January 28, 2013

Holocaust museum keeps survivors' artifacts

Israel's national memorial collects their personal items to preserve memories of the era.

The Associated Press

JERUSALEM - When Stella Knobel's family fled World War II Poland in 1939, the only thing the 7-year-old girl could take with her was her teddy bear. For the next six years, the stuffed animal never left her side as the family wandered through the Soviet Union, to Iran and finally the Holy Land.

click image to enlarge

Holocaust survivor Stella Knobel’s teddy bear is shown in the “Gathering the Fragments” exhibit at Yad Vashem, Israel’s Holocaust memorial and museum, in Jerusalem on Sunday.

The Associated Press

Stella Knobel
click image to enlarge

Stella Knobel

"He was like family. He was all I had. He knew all my secrets," the 80-year-old said with a smile. "I saved him all these years. But I worried what would happen to him when I died."

So when she heard about a project launched by Yad Vashem, Israel's national Holocaust memorial and museum, to collect artifacts from aging survivors, she reluctantly handed over her beloved bear Misiu, Polish for "teddy bear," so the memories of the era could be preserved.

"We've been through a lot together, so it was hard to let him go," said Knobel, who was widowed 12 years ago and has no children. "But here he has found a haven."

The German Nazis and their collaborators murdered 6 million Jews during World War II. In addition to rounding up Jews and shipping them to death camps, the Nazis also confiscated their possessions and stole their valuables, leaving little behind. Those who survived often had just a small item or two they managed to keep. Many have clung to the sentimental objects ever since.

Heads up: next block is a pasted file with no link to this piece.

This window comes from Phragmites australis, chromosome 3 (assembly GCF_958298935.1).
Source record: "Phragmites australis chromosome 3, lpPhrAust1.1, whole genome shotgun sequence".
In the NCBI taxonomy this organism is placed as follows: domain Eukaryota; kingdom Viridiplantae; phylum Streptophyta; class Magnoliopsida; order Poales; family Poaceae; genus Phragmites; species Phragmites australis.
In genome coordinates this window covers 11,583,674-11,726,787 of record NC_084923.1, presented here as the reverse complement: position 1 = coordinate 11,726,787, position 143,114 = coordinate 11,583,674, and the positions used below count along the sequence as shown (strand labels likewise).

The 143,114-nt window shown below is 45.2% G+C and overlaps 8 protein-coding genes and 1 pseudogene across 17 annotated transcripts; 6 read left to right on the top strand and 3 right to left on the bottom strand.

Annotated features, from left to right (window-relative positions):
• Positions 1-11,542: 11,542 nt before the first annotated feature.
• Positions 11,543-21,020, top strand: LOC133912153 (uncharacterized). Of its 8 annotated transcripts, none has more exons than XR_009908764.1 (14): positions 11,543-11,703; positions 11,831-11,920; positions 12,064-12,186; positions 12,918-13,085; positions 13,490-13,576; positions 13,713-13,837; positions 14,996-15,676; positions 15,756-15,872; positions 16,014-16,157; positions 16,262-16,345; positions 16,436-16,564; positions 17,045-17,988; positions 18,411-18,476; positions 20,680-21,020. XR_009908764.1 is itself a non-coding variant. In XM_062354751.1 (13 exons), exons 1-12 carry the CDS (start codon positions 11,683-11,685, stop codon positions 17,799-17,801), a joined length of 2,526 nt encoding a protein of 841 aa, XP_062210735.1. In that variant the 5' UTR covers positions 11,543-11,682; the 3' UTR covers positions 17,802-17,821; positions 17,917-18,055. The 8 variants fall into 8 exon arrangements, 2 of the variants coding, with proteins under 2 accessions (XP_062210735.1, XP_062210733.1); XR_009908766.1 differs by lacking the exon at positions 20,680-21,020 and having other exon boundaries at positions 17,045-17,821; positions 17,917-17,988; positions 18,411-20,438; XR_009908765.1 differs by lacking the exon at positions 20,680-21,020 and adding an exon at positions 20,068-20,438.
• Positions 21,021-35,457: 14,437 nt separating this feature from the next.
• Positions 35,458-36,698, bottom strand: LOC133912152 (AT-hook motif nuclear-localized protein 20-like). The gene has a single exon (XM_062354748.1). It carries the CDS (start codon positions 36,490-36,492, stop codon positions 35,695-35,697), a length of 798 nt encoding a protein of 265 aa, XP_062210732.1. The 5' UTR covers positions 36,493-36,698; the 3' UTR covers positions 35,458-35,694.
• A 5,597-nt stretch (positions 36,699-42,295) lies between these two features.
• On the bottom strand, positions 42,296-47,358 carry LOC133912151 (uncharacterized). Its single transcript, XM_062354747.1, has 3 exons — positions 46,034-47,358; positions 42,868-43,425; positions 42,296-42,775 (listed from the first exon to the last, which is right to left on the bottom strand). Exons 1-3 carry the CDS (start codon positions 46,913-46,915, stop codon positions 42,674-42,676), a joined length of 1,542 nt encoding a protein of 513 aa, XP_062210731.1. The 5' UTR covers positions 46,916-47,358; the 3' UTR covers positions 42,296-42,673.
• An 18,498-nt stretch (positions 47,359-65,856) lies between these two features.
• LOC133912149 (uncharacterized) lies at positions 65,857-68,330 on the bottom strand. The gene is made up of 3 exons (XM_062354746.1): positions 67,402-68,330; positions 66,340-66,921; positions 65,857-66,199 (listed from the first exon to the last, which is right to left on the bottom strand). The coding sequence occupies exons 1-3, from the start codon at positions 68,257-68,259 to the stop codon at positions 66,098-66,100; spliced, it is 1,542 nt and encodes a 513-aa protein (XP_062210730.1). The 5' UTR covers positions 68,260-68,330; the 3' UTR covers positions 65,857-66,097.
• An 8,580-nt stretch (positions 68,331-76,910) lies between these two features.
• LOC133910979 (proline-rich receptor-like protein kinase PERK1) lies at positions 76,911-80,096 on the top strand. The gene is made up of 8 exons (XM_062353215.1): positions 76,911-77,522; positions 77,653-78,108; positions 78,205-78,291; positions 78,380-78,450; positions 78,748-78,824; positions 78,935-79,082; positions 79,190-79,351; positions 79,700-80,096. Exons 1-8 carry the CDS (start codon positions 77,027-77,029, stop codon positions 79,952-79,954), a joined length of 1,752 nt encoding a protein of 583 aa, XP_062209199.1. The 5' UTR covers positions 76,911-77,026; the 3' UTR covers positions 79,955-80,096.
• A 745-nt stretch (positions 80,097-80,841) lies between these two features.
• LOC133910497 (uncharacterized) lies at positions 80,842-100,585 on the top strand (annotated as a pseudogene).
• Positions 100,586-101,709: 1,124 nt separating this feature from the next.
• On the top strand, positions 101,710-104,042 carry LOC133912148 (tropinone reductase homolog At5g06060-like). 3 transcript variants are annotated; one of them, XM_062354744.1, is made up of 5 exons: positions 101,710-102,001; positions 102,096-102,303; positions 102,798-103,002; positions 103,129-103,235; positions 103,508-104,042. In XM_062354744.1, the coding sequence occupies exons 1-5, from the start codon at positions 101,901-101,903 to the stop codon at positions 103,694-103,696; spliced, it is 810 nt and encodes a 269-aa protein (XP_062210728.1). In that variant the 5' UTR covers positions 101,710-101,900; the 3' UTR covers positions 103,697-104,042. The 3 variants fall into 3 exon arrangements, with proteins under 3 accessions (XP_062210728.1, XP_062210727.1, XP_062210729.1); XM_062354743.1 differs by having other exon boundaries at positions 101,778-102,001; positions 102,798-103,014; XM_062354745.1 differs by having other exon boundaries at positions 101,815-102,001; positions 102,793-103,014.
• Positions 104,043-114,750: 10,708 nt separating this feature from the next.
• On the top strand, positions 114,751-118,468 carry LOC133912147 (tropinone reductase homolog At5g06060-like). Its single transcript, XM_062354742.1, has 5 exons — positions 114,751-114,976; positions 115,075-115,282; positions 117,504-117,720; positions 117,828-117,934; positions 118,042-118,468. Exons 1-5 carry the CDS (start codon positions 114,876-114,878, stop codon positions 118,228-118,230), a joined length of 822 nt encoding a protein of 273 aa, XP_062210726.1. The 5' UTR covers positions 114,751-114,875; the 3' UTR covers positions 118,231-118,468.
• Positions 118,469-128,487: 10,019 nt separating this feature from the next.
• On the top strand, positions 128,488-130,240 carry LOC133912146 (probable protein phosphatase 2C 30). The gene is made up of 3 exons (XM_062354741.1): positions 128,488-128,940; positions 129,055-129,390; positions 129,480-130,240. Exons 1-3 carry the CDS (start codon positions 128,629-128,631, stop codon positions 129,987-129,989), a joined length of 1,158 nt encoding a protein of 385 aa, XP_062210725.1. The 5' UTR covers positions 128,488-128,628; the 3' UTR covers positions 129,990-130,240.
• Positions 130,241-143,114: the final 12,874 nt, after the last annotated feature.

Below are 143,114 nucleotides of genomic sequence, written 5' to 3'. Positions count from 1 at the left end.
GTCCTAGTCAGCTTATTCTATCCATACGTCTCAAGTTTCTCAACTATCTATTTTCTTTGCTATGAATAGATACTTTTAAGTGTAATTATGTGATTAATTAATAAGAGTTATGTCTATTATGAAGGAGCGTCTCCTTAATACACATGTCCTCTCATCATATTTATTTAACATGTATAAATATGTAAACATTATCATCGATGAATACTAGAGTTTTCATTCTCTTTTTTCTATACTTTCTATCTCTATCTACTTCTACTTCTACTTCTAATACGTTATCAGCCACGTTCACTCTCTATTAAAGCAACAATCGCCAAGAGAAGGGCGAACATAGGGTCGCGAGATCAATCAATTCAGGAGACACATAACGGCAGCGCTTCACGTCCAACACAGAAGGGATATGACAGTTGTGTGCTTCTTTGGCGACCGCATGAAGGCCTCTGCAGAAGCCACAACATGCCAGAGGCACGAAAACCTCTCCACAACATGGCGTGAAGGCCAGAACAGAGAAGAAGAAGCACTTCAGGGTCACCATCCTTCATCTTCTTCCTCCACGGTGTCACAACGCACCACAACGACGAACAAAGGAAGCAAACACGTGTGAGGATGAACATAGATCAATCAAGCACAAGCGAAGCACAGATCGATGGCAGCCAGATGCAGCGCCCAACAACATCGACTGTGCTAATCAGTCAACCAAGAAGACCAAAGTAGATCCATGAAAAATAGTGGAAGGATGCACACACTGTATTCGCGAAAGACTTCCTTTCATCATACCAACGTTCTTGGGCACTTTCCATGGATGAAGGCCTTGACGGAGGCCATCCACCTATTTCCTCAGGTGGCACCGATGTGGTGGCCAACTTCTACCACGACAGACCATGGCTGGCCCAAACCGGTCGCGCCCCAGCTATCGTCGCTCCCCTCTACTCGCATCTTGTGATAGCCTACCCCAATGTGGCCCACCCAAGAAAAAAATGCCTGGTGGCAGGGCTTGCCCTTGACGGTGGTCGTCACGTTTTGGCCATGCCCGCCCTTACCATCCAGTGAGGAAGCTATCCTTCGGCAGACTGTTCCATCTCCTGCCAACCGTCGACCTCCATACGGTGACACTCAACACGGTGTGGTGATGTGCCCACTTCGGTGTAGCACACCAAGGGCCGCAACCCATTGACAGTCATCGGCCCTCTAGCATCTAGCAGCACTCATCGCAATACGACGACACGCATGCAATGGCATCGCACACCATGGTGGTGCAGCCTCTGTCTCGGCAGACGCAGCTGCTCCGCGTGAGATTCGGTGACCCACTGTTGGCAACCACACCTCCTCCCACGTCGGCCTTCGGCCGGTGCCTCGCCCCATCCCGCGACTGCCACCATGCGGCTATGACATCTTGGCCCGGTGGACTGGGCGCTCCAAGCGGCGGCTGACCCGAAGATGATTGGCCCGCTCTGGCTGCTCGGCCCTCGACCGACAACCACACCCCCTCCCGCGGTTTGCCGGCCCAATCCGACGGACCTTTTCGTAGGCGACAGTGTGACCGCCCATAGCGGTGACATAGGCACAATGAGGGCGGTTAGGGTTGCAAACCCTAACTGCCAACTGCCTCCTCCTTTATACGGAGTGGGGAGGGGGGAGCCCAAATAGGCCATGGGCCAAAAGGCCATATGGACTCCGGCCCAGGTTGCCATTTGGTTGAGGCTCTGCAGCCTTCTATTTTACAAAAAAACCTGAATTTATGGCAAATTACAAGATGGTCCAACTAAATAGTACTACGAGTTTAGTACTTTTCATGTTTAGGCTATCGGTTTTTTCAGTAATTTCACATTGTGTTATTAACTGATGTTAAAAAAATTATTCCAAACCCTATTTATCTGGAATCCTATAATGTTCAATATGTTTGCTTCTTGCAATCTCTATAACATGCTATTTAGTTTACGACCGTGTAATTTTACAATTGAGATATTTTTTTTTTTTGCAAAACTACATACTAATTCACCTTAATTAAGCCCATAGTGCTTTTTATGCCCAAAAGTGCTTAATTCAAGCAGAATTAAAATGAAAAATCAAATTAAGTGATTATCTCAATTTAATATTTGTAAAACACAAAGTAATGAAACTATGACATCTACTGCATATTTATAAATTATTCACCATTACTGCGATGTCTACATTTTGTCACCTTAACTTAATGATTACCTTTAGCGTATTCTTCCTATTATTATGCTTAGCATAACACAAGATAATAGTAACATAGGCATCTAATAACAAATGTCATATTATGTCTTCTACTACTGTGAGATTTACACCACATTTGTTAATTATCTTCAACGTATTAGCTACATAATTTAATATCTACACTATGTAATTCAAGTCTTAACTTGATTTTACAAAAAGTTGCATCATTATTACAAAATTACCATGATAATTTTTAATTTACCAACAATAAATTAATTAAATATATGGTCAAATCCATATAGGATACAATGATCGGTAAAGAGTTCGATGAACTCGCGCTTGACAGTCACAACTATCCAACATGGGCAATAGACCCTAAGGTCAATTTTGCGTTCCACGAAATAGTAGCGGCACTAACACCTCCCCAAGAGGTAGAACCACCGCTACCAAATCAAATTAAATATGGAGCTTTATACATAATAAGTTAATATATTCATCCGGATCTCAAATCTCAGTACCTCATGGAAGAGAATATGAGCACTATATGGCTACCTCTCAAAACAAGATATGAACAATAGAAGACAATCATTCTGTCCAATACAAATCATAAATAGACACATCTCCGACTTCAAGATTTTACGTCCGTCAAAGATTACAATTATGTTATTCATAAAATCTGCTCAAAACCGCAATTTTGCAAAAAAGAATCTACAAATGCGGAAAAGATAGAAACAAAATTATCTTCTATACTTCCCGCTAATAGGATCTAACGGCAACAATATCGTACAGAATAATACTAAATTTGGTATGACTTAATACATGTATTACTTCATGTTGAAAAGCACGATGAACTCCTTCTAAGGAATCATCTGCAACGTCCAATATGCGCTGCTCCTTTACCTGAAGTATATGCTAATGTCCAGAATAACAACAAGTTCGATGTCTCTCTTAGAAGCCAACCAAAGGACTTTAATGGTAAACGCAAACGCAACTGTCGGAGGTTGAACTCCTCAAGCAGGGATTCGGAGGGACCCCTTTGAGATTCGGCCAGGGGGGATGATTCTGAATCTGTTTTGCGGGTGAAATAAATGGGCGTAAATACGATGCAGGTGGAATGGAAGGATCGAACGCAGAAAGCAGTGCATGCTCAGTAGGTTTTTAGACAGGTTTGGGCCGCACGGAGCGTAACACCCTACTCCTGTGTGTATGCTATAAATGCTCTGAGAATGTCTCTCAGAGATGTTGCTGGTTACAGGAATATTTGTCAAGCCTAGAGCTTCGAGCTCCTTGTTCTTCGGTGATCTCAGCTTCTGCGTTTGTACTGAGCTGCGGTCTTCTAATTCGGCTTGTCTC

On Sunday, Knobel's tattered teddy bear was on display at Yad Vashem, one of more than 71,000 items collected nationwide over the past two years. With a missing eye, his stuffing bursting out and a red ribbon around his neck, Misiu was seated behind a glass window as part of the memorial's "Gathering the Fragments" exhibit.

The opening came as other Holocaust-related events took place around the world.

In 2005, the United Nations designated Jan. 27 as International Holocaust Remembrance Day, marking 60 years since the liberation of the Auschwitz death camp.

Israel's main Holocaust memorial day is in the spring, marking the anniversary of the uprising of the Jewish ghetto in Warsaw, Poland, against the Nazis.

To coincide with the international commemorations, Israel released its annual anti-Semitism report, noting that the past year experienced an increase in the number of attacks against Jewish targets worldwide, mainly by elements identified with Islamic extremists.

At Sunday's weekly Cabinet meeting, Prime Minister Benjamin Netanyahu said the lessons of the Holocaust have yet to be learned. He accused Iran of pursuing nuclear weapons with the goal of destroying Israel.

"What has not changed is the desire to annihilate the Jews. What has changed is the ability of the Jews to defend themselves," he said.

 

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